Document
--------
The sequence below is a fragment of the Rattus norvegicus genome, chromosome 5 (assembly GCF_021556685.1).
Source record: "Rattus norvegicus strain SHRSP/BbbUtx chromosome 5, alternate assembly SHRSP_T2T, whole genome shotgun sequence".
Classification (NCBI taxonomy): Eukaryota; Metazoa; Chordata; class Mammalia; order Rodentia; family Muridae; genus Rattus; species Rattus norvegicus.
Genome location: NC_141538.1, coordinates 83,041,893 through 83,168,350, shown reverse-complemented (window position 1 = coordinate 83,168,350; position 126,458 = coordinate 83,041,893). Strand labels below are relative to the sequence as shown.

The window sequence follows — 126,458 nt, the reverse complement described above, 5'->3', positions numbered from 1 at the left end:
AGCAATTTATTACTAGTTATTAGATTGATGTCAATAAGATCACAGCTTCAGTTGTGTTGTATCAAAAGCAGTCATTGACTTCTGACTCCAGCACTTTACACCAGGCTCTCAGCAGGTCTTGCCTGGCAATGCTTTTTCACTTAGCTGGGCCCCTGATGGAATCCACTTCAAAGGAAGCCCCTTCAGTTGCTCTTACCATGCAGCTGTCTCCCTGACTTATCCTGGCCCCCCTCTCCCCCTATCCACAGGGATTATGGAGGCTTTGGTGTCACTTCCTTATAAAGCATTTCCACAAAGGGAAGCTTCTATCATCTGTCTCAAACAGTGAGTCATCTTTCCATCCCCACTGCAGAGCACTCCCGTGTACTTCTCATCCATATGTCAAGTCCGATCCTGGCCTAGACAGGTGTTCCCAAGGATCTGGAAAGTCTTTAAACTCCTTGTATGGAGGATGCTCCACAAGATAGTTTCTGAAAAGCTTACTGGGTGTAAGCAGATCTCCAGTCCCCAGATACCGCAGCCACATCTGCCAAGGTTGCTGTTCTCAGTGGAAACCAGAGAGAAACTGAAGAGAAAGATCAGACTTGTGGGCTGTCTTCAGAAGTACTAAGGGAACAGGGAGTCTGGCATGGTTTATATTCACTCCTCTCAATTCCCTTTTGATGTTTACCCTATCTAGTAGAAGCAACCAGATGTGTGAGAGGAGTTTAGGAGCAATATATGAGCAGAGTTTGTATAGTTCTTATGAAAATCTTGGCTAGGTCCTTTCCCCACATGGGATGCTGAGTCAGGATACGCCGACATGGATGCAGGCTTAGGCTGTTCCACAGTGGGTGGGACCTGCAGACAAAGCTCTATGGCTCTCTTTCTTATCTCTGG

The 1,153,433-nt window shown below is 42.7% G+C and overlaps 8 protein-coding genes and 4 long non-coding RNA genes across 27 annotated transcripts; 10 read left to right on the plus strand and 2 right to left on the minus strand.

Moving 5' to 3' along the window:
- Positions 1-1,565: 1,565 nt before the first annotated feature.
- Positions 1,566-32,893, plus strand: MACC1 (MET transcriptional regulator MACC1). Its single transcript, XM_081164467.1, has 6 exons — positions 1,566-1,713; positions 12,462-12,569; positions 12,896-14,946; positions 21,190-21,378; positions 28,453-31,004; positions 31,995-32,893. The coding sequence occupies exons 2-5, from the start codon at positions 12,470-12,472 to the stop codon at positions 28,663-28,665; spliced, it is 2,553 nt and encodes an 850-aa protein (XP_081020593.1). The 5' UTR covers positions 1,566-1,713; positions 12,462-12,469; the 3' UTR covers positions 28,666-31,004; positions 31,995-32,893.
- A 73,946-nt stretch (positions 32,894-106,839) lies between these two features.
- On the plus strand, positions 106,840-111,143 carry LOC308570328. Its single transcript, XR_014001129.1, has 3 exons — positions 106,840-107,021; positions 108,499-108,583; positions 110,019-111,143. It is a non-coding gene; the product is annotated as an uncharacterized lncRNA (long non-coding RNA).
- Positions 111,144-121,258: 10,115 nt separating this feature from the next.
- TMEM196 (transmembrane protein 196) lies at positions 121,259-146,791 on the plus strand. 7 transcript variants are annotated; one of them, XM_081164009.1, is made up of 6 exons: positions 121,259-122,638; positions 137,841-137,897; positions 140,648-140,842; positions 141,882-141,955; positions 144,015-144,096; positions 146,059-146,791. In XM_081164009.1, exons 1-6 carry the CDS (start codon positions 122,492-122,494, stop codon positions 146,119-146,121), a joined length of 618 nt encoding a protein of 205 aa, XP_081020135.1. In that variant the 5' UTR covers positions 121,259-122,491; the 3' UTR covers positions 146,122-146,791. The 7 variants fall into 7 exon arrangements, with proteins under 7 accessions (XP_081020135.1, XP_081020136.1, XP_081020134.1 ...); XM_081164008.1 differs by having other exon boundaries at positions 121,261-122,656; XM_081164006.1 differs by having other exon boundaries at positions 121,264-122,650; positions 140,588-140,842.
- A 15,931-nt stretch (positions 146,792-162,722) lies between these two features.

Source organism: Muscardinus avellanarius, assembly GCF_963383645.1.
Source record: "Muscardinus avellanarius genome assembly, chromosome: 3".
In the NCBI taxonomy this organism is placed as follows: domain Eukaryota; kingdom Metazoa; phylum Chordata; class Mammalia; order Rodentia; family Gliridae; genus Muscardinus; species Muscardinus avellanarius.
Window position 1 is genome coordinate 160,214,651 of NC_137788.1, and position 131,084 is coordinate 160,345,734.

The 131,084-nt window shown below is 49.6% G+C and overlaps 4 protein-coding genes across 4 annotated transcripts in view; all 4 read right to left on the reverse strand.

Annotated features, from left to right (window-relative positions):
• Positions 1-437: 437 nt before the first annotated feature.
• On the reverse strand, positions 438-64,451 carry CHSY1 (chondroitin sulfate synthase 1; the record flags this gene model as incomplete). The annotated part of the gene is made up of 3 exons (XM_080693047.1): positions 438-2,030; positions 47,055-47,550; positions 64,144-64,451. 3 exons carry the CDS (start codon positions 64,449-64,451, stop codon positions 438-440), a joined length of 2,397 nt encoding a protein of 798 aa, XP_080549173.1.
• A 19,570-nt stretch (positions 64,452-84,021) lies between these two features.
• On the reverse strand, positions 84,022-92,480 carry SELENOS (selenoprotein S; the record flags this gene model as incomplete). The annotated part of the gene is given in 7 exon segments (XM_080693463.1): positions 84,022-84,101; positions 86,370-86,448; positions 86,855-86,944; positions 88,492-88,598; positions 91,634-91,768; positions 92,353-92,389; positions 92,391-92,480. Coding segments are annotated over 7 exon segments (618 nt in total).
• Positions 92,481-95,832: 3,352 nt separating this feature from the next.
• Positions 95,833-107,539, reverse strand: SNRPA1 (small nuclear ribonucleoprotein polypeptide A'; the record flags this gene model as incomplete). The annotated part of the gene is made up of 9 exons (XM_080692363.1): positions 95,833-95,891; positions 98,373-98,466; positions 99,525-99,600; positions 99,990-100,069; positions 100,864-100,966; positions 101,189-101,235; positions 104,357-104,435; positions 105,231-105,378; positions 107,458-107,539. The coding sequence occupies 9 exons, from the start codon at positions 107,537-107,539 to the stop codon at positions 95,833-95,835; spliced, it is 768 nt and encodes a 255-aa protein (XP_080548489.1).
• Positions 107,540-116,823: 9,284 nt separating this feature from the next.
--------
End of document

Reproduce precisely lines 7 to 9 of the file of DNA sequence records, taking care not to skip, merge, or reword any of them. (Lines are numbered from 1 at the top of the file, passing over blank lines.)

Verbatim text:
The 1,153,433-nt window shown below is 42.7% G+C and overlaps 8 protein-coding genes and 4 long non-coding RNA genes across 27 annotated transcripts; 10 read left to right on the plus strand and 2 right to left on the minus strand.

Moving 5' to 3' along the window:
- Positions 1-1,565: 1,565 nt before the first annotated feature.